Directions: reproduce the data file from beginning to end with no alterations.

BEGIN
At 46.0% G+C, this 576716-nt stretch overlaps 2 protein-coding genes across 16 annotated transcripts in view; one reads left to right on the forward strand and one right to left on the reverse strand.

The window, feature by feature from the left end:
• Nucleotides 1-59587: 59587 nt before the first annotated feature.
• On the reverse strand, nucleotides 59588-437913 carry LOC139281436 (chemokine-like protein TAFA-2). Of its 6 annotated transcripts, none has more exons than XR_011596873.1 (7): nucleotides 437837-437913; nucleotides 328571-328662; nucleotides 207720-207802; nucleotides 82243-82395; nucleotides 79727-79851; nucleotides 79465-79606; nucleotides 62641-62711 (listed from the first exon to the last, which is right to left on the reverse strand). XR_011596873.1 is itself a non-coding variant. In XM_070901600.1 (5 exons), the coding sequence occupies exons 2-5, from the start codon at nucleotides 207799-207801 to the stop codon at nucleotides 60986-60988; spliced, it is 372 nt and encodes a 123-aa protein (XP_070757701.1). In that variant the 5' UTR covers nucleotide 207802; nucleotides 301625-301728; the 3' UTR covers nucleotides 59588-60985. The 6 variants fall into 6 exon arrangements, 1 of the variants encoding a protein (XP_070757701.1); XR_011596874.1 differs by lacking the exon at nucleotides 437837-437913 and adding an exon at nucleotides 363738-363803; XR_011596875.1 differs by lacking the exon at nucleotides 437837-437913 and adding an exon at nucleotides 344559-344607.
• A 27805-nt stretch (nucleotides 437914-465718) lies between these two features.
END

At 46.0% G+C, this 576716-nt stretch overlaps 2 protein-coding genes across 16 annotated transcripts in view; one reads left to right on the forward strand and one right to left on the reverse strand.

The window, feature by feature from the left end:
• Nucleotides 1-59587: 59587 nt before the first annotated feature.
• On the reverse strand, nucleotides 59588-437913 carry LOC139281436 (chemokine-like protein TAFA-2). Of its 6 annotated transcripts, none has more exons than XR_011596873.1 (7): nucleotides 437837-437913; nucleotides 328571-328662; nucleotides 207720-207802; nucleotides 82243-82395; nucleotides 79727-79851; nucleotides 79465-79606; nucleotides 62641-62711 (listed from the first exon to the last, which is right to left on the reverse strand). XR_011596873.1 is itself a non-coding variant. In XM_070901600.1 (5 exons), the coding sequence occupies exons 2-5, from the start codon at nucleotides 207799-207801 to the stop codon at nucleotides 60986-60988; spliced, it is 372 nt and encodes a 123-aa protein (XP_070757701.1). In that variant the 5' UTR covers nucleotide 207802; nucleotides 301625-301728; the 3' UTR covers nucleotides 59588-60985. The 6 variants fall into 6 exon arrangements, 1 of the variants encoding a protein (XP_070757701.1); XR_011596874.1 differs by lacking the exon at nucleotides 437837-437913 and adding an exon at nucleotides 363738-363803; XR_011596875.1 differs by lacking the exon at nucleotides 437837-437913 and adding an exon at nucleotides 344559-344607.
• A 27805-nt stretch (nucleotides 437914-465718) lies between these two features.